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Move is Hiromi’s second disc with bassist Anthony Jackson and drummer Simon Phillips, aka the Trio Project. Even with Hiromi’s acoustic piano dominating, Voice (2011), her first CD with this group, had more pronounced rock elements than her other jazz-trio recordings. Move continues that trend, and manages to balance even more deftly the muscle of rock music with the complexity of jazz improvisation.
Much of the heavy lifting comes from Phillips, known chiefly for his work with the Who and other rock bands. His jazz pedigree can be traced to his first paying job as a drummer, with his father’s Dixieland group, but it’s the hard slam of his rock drumming that Hiromi taps into. Jackson is best known for his work in fusion, but he’s also played on sessions for the O’Jays and Steely Dan. The result is a band with a command of both jazz and pop. The music, like a lot of fusion, has a lot going on, but the acoustic piano keeps things lighter, and the players support each other rather than getting in each other’s way.
The title track highlights the group’s strengths. Hiromi opens with a simple, slightly percussive chord that Jackson and Phillips help drive forward as they enter. As the arrangement becomes more complex and rhythmically driving, Hiromi expands on the chords and introduces a baroque-like melody. It’s soon apparent that Hiromi chose Phillips for his combination of force and subtlety -- he swings, but his backbeat is pure rock. Jackson weaves around Hiromi, giving counterpoint to her melodies and helping firm up the rhythm, especially during a long feature for Phillips.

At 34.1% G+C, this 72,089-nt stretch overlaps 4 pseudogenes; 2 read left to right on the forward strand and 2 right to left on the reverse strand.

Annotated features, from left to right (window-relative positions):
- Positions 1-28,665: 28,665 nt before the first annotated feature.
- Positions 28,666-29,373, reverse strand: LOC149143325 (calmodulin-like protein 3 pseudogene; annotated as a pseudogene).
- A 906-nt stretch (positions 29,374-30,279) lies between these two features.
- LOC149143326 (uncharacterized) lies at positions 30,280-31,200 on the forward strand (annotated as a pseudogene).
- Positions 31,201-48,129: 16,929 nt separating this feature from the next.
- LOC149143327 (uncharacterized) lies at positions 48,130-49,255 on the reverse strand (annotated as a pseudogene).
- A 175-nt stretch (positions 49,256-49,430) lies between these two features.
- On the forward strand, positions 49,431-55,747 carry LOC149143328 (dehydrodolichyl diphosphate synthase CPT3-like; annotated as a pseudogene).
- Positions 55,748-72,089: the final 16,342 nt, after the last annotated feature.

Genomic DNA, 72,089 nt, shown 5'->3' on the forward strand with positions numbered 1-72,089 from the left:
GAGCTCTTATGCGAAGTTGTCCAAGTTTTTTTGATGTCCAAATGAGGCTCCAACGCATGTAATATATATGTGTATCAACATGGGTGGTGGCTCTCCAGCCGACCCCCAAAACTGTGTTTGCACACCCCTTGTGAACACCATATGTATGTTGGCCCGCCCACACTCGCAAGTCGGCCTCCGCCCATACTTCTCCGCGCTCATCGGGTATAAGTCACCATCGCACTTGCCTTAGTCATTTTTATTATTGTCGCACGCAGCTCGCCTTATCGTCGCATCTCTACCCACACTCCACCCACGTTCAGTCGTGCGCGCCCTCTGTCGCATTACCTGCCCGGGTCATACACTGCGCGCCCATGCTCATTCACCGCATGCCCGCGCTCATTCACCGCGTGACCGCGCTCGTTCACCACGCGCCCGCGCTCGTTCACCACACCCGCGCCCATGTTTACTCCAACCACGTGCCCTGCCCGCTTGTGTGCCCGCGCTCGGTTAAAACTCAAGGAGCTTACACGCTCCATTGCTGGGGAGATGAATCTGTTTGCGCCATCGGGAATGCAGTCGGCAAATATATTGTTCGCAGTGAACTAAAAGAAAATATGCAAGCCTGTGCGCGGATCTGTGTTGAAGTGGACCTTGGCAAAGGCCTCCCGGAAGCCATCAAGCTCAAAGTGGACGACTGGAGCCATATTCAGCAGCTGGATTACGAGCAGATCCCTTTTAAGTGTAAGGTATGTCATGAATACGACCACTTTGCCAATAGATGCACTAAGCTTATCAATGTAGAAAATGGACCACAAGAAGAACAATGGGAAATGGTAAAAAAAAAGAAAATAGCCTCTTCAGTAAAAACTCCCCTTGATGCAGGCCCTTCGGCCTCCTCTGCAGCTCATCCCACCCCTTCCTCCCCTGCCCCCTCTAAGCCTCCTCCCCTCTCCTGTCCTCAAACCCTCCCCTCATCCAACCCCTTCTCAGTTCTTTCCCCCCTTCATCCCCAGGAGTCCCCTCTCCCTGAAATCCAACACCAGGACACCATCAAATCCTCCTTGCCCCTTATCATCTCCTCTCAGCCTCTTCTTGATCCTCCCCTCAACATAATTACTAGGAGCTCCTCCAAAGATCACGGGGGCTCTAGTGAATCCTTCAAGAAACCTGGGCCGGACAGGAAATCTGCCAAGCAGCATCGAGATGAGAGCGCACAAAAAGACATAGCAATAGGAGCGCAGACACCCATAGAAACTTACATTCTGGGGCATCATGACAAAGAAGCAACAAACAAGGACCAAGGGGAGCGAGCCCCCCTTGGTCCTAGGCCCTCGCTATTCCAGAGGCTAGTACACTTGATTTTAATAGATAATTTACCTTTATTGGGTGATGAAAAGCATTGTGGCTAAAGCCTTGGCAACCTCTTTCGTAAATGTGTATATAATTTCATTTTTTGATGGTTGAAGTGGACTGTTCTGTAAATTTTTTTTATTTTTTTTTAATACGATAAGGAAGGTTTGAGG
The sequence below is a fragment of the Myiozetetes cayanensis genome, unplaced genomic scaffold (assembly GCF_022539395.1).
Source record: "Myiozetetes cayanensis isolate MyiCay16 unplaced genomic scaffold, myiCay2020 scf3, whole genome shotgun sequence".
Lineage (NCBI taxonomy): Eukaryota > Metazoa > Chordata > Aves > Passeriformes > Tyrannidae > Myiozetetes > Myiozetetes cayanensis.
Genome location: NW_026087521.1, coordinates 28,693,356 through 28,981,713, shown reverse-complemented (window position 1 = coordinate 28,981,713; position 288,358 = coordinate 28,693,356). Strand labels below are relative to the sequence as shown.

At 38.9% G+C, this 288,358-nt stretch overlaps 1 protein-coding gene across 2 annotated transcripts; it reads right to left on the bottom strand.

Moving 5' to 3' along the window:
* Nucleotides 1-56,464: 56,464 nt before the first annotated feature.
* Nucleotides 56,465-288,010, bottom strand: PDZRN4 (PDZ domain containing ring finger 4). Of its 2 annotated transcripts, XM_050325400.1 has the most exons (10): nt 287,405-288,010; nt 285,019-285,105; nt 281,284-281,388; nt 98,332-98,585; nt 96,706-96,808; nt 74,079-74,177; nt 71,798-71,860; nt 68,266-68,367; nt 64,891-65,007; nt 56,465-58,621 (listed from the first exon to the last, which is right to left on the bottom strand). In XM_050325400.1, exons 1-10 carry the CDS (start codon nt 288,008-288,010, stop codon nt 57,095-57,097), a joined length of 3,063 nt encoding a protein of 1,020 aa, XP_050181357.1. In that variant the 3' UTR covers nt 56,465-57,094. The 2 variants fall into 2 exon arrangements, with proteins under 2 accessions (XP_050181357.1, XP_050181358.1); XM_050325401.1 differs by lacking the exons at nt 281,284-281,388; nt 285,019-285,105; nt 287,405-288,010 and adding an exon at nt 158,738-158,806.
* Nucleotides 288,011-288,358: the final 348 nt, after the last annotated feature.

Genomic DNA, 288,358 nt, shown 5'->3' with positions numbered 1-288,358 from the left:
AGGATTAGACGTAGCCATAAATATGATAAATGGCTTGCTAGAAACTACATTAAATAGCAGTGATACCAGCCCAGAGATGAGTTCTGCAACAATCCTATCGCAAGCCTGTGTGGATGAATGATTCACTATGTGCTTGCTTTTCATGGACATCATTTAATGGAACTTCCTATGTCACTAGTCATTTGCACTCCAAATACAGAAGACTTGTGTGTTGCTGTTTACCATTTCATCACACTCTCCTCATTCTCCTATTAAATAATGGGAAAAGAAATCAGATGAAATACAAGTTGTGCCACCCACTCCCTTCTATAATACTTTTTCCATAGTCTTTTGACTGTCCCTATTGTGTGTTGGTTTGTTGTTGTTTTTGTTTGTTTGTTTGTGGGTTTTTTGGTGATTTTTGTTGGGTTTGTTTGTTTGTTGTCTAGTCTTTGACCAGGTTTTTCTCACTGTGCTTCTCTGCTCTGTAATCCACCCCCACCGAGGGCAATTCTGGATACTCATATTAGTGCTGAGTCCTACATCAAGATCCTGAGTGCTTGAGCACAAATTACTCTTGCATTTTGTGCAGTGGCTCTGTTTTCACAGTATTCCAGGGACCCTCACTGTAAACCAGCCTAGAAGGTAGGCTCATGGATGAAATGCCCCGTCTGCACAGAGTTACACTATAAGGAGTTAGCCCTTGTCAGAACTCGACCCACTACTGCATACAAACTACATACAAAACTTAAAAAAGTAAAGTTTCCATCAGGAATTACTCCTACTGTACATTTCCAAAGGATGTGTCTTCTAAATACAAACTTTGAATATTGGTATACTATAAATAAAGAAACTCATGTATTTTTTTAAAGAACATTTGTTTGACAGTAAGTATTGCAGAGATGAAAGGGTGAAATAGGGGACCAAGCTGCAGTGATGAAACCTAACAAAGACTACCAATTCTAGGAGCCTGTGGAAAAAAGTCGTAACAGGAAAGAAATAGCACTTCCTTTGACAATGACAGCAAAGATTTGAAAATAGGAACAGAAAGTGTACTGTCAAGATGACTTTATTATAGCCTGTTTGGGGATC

Hiromi’s light touch in “Brand New Day” shows a Bill Evans influence, and the other players adjust their approaches accordingly. Phillips plays with restraint and taste, his cymbal splashes adding color to Hiromi’s beautiful melodies. Her long, precisely played lines and her feel for dynamics create a sense of drama that make this track a high point of Move. “Rainmaker” opens with a long, impressionistic portion that leads into a section of more aggressive improvisation. As the tune develops, it evokes a summer rain building to a thunderstorm. With Move, Hiromi’s skill at telling a story through music matches her great command of the keyboard.
The three-part “Suite Escapism” is the most ambitious piece on Move and the album’s centerpiece. The first section, “Reality,” creates the feeling of a hectic day and features some of Hiromi’s finest improvisation, with Jackson’s long, fluid lines helping her out. “Fantasy” is contemplative, Phillips again adding the right accents to underscore Hiromi’s melodic concept. “In Between,” as the title implies, mingles the impressions created by the other tunes and resolves them. The suite shows how well these three musicians have learned to anticipate each other’s moves, and the result is a subtler disc than Voice.
Hiromi co-produced Move with Michael Bishop, who recorded, mixed, and mastered it. The instruments are clearly rendered, and Bishop has well captured the excitement of the performances. Move is an important step in the Trio Project’s development, injecting more dynamics and variety into their sound. Let’s see what they do next.
. . . Joseph Taylor